2 Organization and Brief Commentary

This topical issue is broken into five sections:

  1. i)

    Historical Context and Data (8 articles)

  2. ii)

    New Time Series (5 articles)

  3. iii)

    Critiques (9 articles)

  4. iv)

    Correlates (9 articles)

  5. v)

    Modern Sunspot Observations (5 articles)

In Section i), Stenflo (2016) gives a fascinating personal account of the circumstances attending the transfer of the responsibility for constructing the official sunspot number from Zürich to Brussels in 1980. The next seven articles deal with historical sunspot observations. Arlt and Vaquero are the acknowledged leaders in this field. Arlt and collaborators have digitized and analyzed the sunspot records of Staudach (Arlt 2008), Schwabe (Arlt 2011; Arlt et al. 2013), and Spörer (Diercke, Arlt, and Denker 2015). In this section, Vaquero and colleagues have contributions on the sunspot observations of Flamsteed during the Maunder Minimum (Carrasco and Vaquero 2016), as well as those from the Ebro Observatory from 1910 – 2014 (Curto et al. 2016), and by Aguilar for 1914 – 1920 (Lefèvre et al. 2016). Willis, Wild, and Warburton (2016) and Willis et al. (2016) examine the records for the early years (1874 – 1885) of the Royal Greenwich Observatory sunspot patrol in detail, as does Friedli (2016) for Rudolf Wolf’s (1849 – 1876) sunspot observations. Svalgaard (2017) argues that modern group-splitting will increase Staudach’s 1749 – 1799 sunspot group counts by 25 % on average.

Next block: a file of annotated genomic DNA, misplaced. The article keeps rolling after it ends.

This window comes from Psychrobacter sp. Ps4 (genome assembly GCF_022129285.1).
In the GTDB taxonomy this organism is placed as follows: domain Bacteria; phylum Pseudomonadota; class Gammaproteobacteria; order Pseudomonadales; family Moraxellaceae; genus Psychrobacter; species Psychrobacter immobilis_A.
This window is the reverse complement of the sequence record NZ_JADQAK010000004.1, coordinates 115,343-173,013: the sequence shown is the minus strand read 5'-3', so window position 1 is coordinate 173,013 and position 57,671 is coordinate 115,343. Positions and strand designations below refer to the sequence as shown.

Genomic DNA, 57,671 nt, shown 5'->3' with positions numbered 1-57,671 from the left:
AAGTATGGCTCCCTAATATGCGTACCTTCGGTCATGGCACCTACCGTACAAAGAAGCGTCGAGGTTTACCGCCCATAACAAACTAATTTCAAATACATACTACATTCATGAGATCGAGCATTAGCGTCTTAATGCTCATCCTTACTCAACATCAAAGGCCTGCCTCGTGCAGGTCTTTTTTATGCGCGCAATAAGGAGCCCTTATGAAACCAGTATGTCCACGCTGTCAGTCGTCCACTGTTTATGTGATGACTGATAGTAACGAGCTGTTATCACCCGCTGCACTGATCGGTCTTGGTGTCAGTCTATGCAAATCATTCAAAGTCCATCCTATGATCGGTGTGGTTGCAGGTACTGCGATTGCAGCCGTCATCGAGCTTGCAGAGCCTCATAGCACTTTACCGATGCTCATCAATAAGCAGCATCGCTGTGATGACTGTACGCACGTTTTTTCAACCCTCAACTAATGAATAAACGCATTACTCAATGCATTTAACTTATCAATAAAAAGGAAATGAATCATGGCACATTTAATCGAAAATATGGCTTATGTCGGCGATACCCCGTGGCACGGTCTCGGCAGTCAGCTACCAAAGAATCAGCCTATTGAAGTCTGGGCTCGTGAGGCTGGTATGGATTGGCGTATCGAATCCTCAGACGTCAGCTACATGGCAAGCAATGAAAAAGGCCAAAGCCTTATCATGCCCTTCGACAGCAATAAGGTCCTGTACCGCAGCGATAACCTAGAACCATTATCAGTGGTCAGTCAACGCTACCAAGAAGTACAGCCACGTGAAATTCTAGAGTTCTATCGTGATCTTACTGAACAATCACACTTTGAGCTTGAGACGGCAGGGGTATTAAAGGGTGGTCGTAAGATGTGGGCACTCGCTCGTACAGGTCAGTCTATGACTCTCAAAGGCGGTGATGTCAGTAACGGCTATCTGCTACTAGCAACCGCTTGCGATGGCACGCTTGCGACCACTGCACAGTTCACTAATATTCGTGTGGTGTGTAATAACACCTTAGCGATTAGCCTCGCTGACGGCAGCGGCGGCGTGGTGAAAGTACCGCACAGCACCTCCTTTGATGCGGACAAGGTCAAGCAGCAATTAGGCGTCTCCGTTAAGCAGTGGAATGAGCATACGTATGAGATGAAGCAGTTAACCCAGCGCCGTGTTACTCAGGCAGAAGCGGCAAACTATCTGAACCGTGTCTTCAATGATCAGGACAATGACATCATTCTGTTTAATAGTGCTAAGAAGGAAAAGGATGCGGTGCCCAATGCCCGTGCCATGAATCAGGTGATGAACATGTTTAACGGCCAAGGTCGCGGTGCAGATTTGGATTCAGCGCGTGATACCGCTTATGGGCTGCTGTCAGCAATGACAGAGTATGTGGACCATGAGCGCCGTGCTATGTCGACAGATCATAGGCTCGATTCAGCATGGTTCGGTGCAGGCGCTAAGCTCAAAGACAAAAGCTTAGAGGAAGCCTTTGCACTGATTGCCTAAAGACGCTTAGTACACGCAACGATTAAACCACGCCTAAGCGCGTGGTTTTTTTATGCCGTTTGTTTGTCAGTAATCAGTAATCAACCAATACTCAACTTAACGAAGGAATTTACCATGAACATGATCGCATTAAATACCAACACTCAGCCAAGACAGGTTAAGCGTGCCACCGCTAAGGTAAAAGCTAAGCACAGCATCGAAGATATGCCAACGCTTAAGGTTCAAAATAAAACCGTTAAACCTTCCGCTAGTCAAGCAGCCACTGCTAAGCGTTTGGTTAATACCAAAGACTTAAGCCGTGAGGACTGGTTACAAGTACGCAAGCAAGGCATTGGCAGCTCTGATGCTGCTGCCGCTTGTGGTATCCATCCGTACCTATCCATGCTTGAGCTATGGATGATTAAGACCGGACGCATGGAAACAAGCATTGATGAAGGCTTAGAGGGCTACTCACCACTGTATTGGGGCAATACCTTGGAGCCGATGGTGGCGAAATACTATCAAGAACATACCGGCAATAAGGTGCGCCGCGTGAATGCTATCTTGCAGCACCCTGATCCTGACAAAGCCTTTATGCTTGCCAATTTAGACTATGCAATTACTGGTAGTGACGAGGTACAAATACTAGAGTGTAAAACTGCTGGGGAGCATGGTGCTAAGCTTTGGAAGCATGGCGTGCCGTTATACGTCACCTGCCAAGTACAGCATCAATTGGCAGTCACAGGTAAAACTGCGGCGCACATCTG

Section ii) contains the new time series of Clette and Lefèvre (2016) and Svalgaard and Schatten (2016) as well as the independently derived series of Usoskin et al. (2016) and Friedli (2016, 2017). While the Clette and Lefèvre (2016) and Svalgaard and Schatten series hew more closely to the original WSN than do the Hoyt and Schatten (1998a, 1998b) GSN, the series of Usoskin et al. (2016) and Friedli (2017), as well as that of Lockwood, Owens, and Barnard (2014) and Lockwood et al. (2016b, 2016d), are more closely aligned with the GSN. Also in this section, Dudok de Wit, Lefèvre, and Clette (2016) provide a first determination of uncertainties in the WSN series, with new insights about the temporal variations of these uncertainties.